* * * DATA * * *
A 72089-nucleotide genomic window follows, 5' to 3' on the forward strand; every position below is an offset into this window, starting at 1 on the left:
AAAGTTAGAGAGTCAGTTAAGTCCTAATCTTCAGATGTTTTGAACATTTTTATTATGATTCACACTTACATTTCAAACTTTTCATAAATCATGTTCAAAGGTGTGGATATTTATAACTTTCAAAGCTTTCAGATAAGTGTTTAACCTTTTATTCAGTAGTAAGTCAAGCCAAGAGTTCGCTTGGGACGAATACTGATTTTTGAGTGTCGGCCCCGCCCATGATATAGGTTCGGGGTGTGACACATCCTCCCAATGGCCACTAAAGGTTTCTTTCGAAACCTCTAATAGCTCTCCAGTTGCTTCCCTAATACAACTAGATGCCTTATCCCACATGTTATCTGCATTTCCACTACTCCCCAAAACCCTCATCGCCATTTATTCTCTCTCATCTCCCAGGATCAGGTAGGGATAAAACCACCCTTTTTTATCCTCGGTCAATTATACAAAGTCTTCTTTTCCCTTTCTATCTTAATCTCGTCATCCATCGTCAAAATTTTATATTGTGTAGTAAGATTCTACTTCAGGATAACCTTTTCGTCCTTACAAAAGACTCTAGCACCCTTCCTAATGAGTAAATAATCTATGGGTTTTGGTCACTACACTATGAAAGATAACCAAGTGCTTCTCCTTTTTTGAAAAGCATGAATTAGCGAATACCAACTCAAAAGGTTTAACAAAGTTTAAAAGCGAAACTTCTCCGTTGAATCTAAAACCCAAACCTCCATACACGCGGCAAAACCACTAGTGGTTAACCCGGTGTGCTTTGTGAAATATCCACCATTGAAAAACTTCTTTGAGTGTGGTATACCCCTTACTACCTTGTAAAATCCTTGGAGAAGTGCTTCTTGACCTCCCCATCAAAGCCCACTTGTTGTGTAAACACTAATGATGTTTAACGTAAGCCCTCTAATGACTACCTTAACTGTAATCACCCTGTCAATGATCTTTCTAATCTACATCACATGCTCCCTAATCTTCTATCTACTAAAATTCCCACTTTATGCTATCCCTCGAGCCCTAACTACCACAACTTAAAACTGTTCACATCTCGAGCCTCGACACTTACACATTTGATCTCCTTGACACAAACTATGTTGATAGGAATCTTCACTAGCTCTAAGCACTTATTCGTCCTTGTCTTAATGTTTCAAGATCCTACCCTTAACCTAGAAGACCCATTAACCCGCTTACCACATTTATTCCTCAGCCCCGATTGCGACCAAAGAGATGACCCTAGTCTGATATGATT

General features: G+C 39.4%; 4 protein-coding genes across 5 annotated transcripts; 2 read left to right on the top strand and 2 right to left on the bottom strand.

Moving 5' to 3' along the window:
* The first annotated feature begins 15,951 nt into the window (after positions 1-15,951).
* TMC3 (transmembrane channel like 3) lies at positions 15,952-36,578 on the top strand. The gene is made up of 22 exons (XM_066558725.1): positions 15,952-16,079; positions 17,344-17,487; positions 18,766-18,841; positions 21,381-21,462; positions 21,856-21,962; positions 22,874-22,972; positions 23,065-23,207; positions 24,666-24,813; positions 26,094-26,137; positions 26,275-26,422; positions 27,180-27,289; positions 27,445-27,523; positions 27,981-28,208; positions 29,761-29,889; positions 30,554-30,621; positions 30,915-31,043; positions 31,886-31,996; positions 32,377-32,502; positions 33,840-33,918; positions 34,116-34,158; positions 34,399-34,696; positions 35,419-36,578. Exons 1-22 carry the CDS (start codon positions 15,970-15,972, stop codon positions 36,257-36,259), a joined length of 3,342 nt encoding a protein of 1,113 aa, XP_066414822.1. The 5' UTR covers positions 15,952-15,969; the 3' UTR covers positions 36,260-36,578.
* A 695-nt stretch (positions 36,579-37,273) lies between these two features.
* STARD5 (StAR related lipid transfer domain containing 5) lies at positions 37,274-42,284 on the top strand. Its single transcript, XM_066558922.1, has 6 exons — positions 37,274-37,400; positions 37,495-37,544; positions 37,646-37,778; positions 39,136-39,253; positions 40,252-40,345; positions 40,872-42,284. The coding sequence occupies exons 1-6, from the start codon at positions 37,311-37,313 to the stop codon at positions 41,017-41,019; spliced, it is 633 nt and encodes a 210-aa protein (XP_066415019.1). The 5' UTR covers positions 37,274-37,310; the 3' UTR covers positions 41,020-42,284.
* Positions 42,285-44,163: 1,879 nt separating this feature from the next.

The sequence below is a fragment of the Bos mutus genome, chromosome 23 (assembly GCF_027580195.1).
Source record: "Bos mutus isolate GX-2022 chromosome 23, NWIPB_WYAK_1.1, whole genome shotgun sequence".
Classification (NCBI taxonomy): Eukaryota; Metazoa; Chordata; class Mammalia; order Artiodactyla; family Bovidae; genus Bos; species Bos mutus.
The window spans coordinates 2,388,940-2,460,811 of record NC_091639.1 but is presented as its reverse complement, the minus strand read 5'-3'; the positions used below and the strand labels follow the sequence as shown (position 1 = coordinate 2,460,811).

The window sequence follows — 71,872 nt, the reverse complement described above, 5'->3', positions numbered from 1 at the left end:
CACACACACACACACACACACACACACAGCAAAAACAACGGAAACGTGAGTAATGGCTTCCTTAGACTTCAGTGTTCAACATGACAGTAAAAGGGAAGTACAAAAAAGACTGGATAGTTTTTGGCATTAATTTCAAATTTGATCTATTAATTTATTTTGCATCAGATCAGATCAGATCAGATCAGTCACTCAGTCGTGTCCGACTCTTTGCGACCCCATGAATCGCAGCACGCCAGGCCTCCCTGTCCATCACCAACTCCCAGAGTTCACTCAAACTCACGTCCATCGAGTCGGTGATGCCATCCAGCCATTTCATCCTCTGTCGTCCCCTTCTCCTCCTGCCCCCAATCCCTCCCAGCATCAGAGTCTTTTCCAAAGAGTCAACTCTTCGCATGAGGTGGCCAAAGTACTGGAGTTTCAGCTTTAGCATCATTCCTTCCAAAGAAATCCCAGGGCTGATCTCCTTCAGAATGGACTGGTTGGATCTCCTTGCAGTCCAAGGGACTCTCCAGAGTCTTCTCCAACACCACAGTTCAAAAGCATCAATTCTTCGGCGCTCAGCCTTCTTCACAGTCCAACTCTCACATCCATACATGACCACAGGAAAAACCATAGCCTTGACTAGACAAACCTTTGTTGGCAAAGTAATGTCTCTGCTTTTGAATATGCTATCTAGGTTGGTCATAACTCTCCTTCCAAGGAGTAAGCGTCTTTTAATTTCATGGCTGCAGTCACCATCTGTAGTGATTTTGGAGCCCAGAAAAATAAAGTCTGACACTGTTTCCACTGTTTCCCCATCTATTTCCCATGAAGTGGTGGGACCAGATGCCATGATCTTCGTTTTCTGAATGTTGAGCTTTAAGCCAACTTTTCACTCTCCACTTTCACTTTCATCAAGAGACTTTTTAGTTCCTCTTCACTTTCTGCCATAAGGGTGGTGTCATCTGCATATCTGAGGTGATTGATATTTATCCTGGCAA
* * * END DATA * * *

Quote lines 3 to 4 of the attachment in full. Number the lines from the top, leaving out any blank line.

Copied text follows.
General features: G+C 39.4%; 4 protein-coding genes across 5 annotated transcripts; 2 read left to right on the top strand and 2 right to left on the bottom strand.

Moving 5' to 3' along the window: